Let us pause for a moment to praise the soup and sandwich combo.
No, there's nothing particularly sexy about it. It's not extreme. No one ever won a James Beard award for making soup and sandwiches. They'll never score anyone a spot on Diners, Drive-Ins, and Dives. They don't even fall into the now-celebrated category of folk culinary art like barbecue and spicy fried chicken. For a working-day lunch, though, half a sandwich and a cup of soup is just right, especially when there's a nip in the air outside. No need for greasy fries or salty chips on the side. The warm soup is filling and comforting, and the sandwich gives you something to chew: a beautiful balance that sends you out into the world satisfied but not overly full, re-energized and ready to go.
If you want to do a soup-and-sandwich combination right, you'd be well advised to head over to Mt. Pleasant's Five Loaves Cafe.
Rumor has it that the restaurant serves more than just soup and sandwiches — salads, for instance. Sources report that at night there are even some respectable entrées like chicken marsala, mustard-glazed salmon, and curried chicken over jasmine rice.
But we're here to talk about that particular partnership of slow-simmered broth and fillings between bread slices. The lunch menu at Five Loaves is explicitly designed to support such a pairing, since all soups are sold by both the cup and the bowl and the sandwiches half and whole.
A small card on a wooden clipboard lists a half dozen or more soups of the day ($4 a cup, $5.50 a bowl). If you can't whittle the tempting list down to just one (and I never can), you can always default to the soup sampler, which delivers your choice of three soups, each in a small white cups ($4.25).
The soups are made daily with fresh ingredients, and it really shows in the sparkling array of flavors that wind up in the cup. There are creamy, filling varieties like the potato, broccoli, and cheddar or turkey bacon chowder. Others go the savory route, like a basic tomato tarragon with a sprinkling of crab meat to give it a little boost.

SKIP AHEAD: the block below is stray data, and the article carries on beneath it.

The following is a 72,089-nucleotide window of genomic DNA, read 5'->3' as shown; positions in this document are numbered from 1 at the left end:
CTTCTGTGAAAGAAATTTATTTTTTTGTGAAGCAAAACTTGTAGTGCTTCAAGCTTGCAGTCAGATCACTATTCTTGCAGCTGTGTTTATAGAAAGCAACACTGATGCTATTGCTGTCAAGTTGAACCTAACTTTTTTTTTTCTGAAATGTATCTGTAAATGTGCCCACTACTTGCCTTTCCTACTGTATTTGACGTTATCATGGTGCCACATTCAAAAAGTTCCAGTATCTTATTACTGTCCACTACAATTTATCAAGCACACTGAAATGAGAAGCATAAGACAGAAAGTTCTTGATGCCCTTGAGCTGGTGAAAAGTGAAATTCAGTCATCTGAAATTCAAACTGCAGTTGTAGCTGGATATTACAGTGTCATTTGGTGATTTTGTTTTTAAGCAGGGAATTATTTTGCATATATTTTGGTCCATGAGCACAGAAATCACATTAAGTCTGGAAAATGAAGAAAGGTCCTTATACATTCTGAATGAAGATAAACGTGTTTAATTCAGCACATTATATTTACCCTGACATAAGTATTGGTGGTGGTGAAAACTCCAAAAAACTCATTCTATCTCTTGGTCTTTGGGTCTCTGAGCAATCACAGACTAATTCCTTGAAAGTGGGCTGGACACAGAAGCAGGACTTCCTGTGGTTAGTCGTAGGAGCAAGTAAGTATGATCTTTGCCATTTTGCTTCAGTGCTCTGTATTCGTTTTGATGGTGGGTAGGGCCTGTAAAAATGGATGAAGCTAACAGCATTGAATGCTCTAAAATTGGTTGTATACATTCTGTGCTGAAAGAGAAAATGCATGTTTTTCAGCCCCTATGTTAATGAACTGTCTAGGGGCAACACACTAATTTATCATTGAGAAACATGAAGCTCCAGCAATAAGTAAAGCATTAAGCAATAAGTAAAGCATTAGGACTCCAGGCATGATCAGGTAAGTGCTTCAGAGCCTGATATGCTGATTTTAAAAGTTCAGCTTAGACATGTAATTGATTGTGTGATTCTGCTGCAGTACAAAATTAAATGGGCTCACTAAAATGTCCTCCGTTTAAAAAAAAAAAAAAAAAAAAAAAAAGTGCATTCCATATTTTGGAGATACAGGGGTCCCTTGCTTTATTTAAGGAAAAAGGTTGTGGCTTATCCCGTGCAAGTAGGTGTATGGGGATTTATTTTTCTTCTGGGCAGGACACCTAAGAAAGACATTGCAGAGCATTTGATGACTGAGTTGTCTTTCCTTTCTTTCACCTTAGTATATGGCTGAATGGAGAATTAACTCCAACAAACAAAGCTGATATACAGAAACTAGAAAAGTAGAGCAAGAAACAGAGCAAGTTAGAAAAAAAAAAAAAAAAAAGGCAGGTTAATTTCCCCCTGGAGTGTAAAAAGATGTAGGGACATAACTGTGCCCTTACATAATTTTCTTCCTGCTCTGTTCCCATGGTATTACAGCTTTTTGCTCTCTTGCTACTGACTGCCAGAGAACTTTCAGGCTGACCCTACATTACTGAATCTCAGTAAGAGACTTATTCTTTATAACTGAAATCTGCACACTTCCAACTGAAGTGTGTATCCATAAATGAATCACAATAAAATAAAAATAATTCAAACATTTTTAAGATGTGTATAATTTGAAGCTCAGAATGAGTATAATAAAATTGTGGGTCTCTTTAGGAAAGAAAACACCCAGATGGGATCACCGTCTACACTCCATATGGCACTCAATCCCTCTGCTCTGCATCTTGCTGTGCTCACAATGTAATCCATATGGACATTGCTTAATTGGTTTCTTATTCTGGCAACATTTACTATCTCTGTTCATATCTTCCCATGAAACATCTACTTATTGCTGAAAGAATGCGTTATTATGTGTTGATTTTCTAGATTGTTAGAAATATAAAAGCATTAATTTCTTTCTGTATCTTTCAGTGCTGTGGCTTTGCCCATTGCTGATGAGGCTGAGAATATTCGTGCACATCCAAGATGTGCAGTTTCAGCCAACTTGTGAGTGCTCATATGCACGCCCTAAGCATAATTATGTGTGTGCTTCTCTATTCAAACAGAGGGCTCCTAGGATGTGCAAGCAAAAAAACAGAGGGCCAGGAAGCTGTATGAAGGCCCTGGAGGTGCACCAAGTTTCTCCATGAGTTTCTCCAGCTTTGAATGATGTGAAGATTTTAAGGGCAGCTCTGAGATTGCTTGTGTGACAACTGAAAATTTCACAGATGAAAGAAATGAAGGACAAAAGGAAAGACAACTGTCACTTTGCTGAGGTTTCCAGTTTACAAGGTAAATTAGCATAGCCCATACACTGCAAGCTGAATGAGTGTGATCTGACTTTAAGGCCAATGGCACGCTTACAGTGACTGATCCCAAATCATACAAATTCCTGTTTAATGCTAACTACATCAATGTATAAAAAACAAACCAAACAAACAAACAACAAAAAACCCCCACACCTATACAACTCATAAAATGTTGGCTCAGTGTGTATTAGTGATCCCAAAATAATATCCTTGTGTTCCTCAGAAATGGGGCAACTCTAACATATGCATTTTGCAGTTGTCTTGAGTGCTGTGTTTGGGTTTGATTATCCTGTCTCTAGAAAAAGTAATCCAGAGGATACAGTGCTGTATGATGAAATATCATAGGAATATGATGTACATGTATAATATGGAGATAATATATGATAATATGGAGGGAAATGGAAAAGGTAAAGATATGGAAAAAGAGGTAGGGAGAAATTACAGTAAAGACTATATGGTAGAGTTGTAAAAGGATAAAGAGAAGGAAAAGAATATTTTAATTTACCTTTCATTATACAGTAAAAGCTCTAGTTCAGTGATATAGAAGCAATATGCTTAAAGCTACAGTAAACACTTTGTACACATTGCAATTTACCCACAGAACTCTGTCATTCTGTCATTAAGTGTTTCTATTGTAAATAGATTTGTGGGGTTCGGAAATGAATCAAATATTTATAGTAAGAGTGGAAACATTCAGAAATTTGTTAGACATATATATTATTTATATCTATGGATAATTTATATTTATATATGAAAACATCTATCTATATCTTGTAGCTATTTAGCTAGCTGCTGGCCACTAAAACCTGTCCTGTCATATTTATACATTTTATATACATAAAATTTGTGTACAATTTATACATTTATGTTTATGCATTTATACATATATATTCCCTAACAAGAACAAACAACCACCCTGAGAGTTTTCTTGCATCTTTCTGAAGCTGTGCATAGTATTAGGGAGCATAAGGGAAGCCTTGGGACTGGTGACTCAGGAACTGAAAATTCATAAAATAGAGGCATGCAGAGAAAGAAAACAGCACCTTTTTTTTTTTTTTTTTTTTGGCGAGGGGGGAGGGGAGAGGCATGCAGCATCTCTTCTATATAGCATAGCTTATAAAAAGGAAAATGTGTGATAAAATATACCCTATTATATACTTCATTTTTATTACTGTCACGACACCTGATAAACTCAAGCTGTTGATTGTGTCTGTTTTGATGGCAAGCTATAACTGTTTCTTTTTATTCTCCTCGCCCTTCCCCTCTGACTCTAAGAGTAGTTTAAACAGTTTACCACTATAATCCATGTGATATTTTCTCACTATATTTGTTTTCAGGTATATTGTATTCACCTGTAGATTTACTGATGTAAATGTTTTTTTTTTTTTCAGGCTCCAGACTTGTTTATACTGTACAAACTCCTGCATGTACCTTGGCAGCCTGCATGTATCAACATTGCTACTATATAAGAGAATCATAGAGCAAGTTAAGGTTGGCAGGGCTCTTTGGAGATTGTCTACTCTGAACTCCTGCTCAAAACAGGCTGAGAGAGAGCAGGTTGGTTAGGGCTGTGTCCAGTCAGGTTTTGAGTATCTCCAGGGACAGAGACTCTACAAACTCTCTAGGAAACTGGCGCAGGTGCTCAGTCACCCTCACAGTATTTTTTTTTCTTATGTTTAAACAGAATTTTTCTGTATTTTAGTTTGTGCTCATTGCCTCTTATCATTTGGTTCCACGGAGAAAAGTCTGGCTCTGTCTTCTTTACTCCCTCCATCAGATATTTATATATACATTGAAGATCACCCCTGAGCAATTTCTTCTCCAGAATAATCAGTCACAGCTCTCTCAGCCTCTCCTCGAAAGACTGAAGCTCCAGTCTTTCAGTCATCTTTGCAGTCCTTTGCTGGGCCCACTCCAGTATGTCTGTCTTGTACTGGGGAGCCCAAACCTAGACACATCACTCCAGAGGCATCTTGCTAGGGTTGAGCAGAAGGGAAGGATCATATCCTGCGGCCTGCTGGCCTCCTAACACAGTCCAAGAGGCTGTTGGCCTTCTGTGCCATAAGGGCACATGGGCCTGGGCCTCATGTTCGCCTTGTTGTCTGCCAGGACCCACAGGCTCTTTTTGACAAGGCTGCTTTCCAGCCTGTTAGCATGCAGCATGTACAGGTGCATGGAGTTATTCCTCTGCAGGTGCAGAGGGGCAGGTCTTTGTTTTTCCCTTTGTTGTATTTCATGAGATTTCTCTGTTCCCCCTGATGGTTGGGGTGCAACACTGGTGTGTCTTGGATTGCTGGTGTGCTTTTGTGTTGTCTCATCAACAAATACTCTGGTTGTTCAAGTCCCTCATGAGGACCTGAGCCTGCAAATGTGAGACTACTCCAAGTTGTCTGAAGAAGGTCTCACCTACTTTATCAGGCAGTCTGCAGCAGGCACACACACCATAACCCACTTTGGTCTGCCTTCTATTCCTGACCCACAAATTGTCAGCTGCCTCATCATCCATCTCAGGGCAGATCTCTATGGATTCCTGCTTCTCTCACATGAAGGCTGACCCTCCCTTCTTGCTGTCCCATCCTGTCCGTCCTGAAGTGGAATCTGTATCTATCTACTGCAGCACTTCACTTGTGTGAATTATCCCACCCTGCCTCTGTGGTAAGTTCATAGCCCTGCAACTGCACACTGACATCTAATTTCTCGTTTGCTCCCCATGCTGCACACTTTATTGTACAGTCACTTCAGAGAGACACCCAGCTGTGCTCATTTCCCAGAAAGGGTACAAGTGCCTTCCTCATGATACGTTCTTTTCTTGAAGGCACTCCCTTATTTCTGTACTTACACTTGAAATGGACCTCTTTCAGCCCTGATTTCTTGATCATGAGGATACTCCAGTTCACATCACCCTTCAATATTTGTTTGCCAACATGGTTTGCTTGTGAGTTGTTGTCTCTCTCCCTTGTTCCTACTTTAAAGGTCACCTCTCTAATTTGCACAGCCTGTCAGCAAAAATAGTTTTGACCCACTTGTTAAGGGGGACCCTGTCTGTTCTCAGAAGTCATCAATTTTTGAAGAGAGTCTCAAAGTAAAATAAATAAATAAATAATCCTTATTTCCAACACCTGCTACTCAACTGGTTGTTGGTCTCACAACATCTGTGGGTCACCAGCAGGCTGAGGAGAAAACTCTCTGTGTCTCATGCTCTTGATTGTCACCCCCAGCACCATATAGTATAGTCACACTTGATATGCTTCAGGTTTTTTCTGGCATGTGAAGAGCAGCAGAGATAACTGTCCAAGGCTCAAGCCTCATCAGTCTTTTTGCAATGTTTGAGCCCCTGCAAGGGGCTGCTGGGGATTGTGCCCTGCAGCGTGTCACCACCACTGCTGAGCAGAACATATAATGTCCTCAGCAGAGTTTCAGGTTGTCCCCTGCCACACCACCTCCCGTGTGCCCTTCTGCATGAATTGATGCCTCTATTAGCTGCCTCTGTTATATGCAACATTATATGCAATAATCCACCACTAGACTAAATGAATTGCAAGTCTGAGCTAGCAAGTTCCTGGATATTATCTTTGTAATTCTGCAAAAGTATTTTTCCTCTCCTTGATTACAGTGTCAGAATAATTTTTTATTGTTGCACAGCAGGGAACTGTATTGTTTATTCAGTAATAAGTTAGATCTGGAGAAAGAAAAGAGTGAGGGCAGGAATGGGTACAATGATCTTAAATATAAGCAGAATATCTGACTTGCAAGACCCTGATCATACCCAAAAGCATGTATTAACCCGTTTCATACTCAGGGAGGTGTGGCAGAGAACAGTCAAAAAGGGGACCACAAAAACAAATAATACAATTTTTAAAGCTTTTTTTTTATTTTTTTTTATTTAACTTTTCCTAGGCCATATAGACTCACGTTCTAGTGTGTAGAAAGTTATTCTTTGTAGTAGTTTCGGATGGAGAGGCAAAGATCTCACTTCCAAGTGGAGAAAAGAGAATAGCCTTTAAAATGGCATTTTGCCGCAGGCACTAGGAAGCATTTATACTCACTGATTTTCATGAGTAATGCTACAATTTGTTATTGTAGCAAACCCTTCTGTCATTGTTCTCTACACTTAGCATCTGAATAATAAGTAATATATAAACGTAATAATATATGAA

I've been pleasantly surprised by the vegetable-based soups that, despite forgoing meat stocks, are rich and flavorable. There's a zip of sweet spiciness to the carrot, ginger, and cilantro, and chipotle peppers add a subtle, smoky heat to a thick cheddar and potato puree.
The Mexican chicken chili is more soup than stew — a thin, spicy broth with a big dose of lime. The asparagus and bacon soup is creamy and rich enough on its own, but when you hit one of the semi-melted bits of blue cheese hidden away inside, it becomes sublime.
Unlike the rotating soup selection, the sandwich menu is fixed, though there are always a couple of daily specials. For all of them you choose your bread: baguette, sourdough, rye, multigrain, and, for an extra quarter, a croissant or gluten-free bread. (There's a spinach tortilla option, too, but why anyone would want to degrade a sandwich by transforming it into a lowly wrap is beyond me.)
Sourdough is ideal for the "Ultimate" BLT ($4.35 half, $8.50 whole), which adds cheddar, red onions, and basil mayo to the standard ingredients. The key is the excessive load of bacon — four strips on a half sandwich — a double-layer stack of crispness that contrasts perfectly with the smooth softness of the tomato and cheese. (Be sure to have the sourdough toasted, so it won't crumble beneath the generous fillings.)
If one were concerned about neatness, I would advise against selecting a baguette for the grilled pork loin sandwich ($4.35 half, $8.50 whole). It comes stuffed with a thick, tender slab of tasty pork goosed up with a spicy blue cheese spread and caramelized onions, a huge wad of baby spinach mounded on top.
But if it's flavor you're after, the baguette's just right. My plate quickly became a sloppy disaster of spinach leaves and tomato slices coated in oozing sauce, but I plucked every last scrap of baguette out of the mess and chewed it down.
Last year, the Mt. Pleasant Five Loaves moved locations within the same shopping plaza, taking over the larger space once occupied by the Village Tavern and adding a cocktail list and a half dozen rotating craft brews on tap.
The large room is open but loud and bustling. It's finished with lots of reclaimed cypress, and woven baskets have been repurposed into light shades. You're likely to have to wait for a table, especially if you get there just after noon, and at lunchtime you'll see almost everyone in the place eating a soup and sandwich combo.
As well they should. Forget burgers and chicken fingers. Done up the way Five Loaves does it — good bread, fresh ingredients, and an ever-changing selection with plenty of tempting twists — the soup and sandwich combo has enough star power to carry the show.